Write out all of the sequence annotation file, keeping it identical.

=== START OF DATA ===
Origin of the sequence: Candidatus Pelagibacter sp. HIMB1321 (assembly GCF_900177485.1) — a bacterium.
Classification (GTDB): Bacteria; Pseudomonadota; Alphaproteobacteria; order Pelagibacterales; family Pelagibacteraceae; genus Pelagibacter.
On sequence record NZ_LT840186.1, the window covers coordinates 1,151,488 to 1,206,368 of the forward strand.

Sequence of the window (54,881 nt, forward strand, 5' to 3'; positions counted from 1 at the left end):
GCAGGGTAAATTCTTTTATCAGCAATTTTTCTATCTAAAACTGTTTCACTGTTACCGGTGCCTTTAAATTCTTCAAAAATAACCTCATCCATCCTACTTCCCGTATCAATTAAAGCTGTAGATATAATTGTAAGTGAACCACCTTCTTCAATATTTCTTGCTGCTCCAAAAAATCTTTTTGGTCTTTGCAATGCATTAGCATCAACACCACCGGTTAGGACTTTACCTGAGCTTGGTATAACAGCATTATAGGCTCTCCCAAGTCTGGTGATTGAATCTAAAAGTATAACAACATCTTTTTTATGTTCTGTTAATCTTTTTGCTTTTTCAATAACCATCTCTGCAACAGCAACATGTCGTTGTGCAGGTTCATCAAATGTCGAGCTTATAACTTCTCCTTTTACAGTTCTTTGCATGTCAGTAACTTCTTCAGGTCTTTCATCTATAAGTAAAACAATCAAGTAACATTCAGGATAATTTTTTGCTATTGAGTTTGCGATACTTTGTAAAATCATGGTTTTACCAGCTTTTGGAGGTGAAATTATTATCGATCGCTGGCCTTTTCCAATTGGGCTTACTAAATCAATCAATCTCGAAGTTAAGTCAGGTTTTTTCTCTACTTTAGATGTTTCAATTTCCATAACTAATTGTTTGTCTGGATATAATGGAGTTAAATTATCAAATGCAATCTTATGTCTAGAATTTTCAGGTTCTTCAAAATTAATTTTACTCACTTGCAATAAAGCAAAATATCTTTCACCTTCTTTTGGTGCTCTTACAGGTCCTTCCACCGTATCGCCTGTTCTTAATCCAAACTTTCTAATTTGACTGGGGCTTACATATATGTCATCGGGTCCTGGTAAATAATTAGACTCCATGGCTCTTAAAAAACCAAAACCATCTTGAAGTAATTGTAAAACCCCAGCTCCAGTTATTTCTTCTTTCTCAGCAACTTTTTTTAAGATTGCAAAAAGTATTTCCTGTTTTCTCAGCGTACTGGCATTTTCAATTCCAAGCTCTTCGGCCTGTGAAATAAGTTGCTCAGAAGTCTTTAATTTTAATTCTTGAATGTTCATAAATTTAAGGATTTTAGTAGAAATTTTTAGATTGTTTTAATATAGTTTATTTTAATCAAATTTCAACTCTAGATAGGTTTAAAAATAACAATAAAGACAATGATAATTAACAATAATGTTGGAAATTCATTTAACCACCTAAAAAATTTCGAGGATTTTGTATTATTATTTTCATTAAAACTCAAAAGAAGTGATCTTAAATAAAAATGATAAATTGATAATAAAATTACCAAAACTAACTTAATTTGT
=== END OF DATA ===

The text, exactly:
Origin of the sequence: Candidatus Pelagibacter sp. HIMB1321 (assembly GCF_900177485.1) — a bacterium.
Classification (GTDB): Bacteria; Pseudomonadota; Alphaproteobacteria; order Pelagibacterales; family Pelagibacteraceae; genus Pelagibacter.
On sequence record NZ_LT840186.1, the window covers coordinates 1,151,488 to 1,206,368 of the forward strand.

Sequence of the window (54,881 nt, forward strand, 5' to 3'; positions counted from 1 at the left end):
GCAGGGTAAATTCTTTTATCAGCAATTTTTCTATCTAAAACTGTTTCACTGTTACCGGTGCCTTTAAATTCTTCAAAAATAACCTCATCCATCCTACTTCCCGTATCAATTAAAGCTGTAGATATAATTGTAAGTGAACCACCTTCTTCAATATTTCTTGCTGCTCCAAAAAATCTTTTTGGTCTTTGCAATGCATTAGCATCAACACCACCGGTTAGGACTTTACCTGAGCTTGGTATAACAGCATTATAGGCTCTCCCAAGTCTGGTGATTGAATCTAAAAGTATAACAACATCTTTTTTATGTTCTGTTAATCTTTTTGCTTTTTCAATAACCATCTCTGCAACAGCAACATGTCGTTGTGCAGGTTCATCAAATGTCGAGCTTATAACTTCTCCTTTTACAGTTCTTTGCATGTCAGTAACTTCTTCAGGTCTTTCATCTATAAGTAAAACAATCAAGTAACATTCAGGATAATTTTTTGCTATTGAGTTTGCGATACTTTGTAAAATCATGGTTTTACCAGCTTTTGGAGGTGAAATTATTATCGATCGCTGGCCTTTTCCAATTGGGCTTACTAAATCAATCAATCTCGAAGTTAAGTCAGGTTTTTTCTCTACTTTAGATGTTTCAATTTCCATAACTAATTGTTTGTCTGGATATAATGGAGTTAAATTATCAAATGCAATCTTATGTCTAGAATTTTCAGGTTCTTCAAAATTAATTTTACTCACTTGCAATAAAGCAAAATATCTTTCACCTTCTTTTGGTGCTCTTACAGGTCCTTCCACCGTATCGCCTGTTCTTAATCCAAACTTTCTAATTTGACTGGGGCTTACATATATGTCATCGGGTCCTGGTAAATAATTAGACTCCATGGCTCTTAAAAAACCAAAACCATCTTGAAGTAATTGTAAAACCCCAGCTCCAGTTATTTCTTCTTTCTCAGCAACTTTTTTTAAGATTGCAAAAAGTATTTCCTGTTTTCTCAGCGTACTGGCATTTTCAATTCCAAGCTCTTCGGCCTGTGAAATAAGTTGCTCAGAAGTCTTTAATTTTAATTCTTGAATGTTCATAAATTTAAGGATTTTAGTAGAAATTTTTAGATTGTTTTAATATAGTTTATTTTAATCAAATTTCAACTCTAGATAGGTTTAAAAATAACAATAAAGACAATGATAATTAACAATAATGTTGGAAATTCATTTAACCACCTAAAAAATTTCGAGGATTTTGTATTATTATTTTCATTAAAACTCAAAAGAAGTGATCTTAAATAAAAATGATAAATTGATAATAAAATTACCAAAACTAACTTAATTTGT